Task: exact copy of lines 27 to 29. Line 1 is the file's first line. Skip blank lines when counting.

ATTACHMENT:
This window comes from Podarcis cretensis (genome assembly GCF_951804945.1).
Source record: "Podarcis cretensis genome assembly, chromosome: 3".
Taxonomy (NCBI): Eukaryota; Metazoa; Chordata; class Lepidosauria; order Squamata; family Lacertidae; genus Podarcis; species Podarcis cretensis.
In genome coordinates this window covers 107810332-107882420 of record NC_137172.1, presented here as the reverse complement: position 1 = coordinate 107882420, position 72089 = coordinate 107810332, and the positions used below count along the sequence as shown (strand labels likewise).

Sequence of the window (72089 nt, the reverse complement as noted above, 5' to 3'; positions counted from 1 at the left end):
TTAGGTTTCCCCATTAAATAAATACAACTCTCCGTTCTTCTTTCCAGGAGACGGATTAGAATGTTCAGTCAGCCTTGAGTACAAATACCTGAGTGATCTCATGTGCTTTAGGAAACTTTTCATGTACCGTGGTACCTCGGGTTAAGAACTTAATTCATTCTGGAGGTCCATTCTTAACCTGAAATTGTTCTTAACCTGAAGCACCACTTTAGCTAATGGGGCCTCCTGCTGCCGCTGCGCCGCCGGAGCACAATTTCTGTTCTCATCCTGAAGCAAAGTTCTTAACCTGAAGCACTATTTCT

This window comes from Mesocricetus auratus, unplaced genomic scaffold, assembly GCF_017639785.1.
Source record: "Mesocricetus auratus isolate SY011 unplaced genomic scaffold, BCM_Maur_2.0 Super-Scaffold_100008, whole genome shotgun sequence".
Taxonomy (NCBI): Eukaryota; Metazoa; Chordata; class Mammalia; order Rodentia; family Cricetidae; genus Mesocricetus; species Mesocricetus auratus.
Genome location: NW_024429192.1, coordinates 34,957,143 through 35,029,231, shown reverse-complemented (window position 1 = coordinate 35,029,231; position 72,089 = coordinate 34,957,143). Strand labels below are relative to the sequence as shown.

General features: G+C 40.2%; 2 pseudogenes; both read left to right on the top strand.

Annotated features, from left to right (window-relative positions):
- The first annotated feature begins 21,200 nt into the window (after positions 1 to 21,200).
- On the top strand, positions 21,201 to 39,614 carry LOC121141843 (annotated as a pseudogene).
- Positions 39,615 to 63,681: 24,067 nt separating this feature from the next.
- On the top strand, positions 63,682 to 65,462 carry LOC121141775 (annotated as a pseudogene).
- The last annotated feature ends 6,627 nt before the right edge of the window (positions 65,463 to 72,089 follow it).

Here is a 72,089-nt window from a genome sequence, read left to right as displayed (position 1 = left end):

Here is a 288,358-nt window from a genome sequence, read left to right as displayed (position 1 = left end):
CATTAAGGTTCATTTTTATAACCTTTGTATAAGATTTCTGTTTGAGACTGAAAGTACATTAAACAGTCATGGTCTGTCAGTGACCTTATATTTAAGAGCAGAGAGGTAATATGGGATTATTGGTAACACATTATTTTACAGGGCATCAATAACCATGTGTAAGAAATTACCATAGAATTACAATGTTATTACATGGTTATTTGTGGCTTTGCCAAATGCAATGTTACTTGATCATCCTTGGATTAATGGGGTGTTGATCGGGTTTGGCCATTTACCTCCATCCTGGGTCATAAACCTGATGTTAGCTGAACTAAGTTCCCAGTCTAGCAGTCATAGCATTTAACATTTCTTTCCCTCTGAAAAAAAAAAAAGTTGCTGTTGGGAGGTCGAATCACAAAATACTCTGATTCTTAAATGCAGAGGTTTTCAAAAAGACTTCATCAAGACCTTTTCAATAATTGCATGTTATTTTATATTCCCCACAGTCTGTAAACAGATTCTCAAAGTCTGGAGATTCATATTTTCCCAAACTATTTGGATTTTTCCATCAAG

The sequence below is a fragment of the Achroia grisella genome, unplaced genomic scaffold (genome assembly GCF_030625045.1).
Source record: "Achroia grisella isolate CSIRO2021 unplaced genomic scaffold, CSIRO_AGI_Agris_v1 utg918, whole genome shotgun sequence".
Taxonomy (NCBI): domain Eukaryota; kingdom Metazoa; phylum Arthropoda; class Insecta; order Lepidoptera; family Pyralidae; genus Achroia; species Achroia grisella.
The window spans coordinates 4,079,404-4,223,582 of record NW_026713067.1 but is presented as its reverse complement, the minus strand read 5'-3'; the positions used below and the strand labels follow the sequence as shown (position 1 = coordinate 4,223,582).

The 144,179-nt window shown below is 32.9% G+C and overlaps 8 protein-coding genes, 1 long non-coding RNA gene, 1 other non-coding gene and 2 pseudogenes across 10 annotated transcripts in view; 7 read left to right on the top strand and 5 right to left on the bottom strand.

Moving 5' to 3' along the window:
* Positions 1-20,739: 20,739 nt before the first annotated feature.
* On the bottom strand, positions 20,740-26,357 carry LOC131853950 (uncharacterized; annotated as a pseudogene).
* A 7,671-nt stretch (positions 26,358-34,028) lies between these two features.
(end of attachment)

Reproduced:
* Positions 1-20,739: 20,739 nt before the first annotated feature.
* On the bottom strand, positions 20,740-26,357 carry LOC131853950 (uncharacterized; annotated as a pseudogene).
* A 7,671-nt stretch (positions 26,358-34,028) lies between these two features.